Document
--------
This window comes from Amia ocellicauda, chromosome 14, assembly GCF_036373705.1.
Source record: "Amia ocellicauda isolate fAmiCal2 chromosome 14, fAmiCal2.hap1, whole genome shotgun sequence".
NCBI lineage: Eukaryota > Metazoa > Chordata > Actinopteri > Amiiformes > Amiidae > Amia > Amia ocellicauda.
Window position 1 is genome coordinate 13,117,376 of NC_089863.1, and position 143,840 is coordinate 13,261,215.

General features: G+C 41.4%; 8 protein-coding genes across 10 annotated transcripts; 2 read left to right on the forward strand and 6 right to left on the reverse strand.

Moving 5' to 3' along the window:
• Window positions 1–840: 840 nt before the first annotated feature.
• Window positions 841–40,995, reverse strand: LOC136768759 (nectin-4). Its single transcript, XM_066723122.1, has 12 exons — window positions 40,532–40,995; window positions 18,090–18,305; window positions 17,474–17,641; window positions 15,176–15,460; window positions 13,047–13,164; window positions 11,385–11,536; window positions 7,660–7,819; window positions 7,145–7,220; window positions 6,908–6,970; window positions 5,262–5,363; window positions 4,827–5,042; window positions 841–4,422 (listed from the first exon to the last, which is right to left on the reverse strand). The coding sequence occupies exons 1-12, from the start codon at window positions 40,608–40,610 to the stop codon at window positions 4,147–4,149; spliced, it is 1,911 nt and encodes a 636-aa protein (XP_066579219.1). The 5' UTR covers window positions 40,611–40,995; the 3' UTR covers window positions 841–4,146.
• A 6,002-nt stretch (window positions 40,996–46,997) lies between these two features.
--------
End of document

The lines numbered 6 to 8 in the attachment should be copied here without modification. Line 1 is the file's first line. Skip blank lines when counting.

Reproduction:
Moving 5' to 3' along the window:
• Window positions 1–840: 840 nt before the first annotated feature.
• Window positions 841–40,995, reverse strand: LOC136768759 (nectin-4). Its single transcript, XM_066723122.1, has 12 exons — window positions 40,532–40,995; window positions 18,090–18,305; window positions 17,474–17,641; window positions 15,176–15,460; window positions 13,047–13,164; window positions 11,385–11,536; window positions 7,660–7,819; window positions 7,145–7,220; window positions 6,908–6,970; window positions 5,262–5,363; window positions 4,827–5,042; window positions 841–4,422 (listed from the first exon to the last, which is right to left on the reverse strand). The coding sequence occupies exons 1-12, from the start codon at window positions 40,608–40,610 to the stop codon at window positions 4,147–4,149; spliced, it is 1,911 nt and encodes a 636-aa protein (XP_066579219.1). The 5' UTR covers window positions 40,611–40,995; the 3' UTR covers window positions 841–4,146.